NASCAR, meanwhile, continues to struggle with falling attendance, and soft television ratings. While there have been any number of efforts to reverse that trend, from an always-evolving Chase format, to a “Boys Have At It” attempt to inject more personality, to a renewed focus on youth, on diversity, on digital efforts and social media, the sport has been unable to reclaim the glory days of the 90s, when tracks expanded, networks took notice, and Gordon and Earnhardt brought stock car racing to heights that no-one had heretofore conceived of.

So yes, call it a niche audience, call it a fringe following, call it the “cult” of motorsports. It’s undoubtedly true that in 2016, the roar of the engines doesn’t quite command the public consciousness as it once did, doesn’t dominate the conversation like a Splash Brothers shooting spree, a Clayton Kershaw fastball, or the latest DeflateGate amicus brief. Racing, these days, appears to live in the shadows of the “stick and ball” sports, content to make the occasional splash every time there’s a miraculous pass at the finish, or a fist-fight in the pit-box.

Sadly, it has become far too commonplace to judge motorsports against the competition, to compare it to what once was, and to lament what’s missing. But for myself, and I suspect, for any number of gearheads around the country, Sunday served as proof that racing doesn’t need the zeitgeist to continue to put on one hell of a show. Where else, after all, can one find the spectacularly cringeworthy human drama of a pit crew failure that may or may not have been a result of partying a little too hard in the run up to the race? What could be more compelling than a team-owner who came up short of the Indy 500 for his entire driving career, only to watch his newest hire snag the Borg-Warner in his very first attempt? How could anyone not be moved by a driver finally winning the big one in front of a hometown crowd, and being greeted by his girlfriend, now cancer free after a two-year battle, in victory lane?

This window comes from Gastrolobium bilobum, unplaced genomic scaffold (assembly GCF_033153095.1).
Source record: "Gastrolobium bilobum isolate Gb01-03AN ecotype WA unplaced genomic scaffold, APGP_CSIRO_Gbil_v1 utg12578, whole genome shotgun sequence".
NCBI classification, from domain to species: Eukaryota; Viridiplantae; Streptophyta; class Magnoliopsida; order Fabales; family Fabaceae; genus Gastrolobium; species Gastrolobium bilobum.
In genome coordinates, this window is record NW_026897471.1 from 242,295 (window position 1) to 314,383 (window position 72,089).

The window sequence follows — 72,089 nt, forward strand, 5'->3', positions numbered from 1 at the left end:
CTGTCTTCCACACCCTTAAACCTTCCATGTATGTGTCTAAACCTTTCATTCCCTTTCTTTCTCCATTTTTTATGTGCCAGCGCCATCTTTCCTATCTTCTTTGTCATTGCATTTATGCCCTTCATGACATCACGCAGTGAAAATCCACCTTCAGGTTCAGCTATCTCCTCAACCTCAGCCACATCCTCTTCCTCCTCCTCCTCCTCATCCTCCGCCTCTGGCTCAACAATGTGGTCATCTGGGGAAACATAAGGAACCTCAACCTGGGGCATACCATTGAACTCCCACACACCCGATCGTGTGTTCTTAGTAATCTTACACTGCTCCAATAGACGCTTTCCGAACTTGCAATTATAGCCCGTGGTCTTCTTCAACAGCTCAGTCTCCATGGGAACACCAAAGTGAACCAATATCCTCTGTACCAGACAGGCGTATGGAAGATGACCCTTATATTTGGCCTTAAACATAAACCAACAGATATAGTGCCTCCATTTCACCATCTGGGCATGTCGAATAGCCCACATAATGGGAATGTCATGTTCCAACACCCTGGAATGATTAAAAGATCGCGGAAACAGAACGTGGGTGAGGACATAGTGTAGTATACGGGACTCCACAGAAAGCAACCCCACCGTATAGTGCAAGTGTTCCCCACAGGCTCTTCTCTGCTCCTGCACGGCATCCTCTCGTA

That, ultimately, is what pulls us back to the track. Sure, we may love the machines, but it’s the people behind them who provide the stories that truly satisfy. For every tenth of a second gained in practice, every extra gallon of gas saved under caution, every aggressive pass made without a single solitary thought of the consequences, there’s someone there, pushing themselves to the very limit, determined to get the very most out of themselves in a sport with absolutely no margin for error. It’s not a “niche sport” for those on the inside. Instead, it’s the very life they lead, day in, and day out.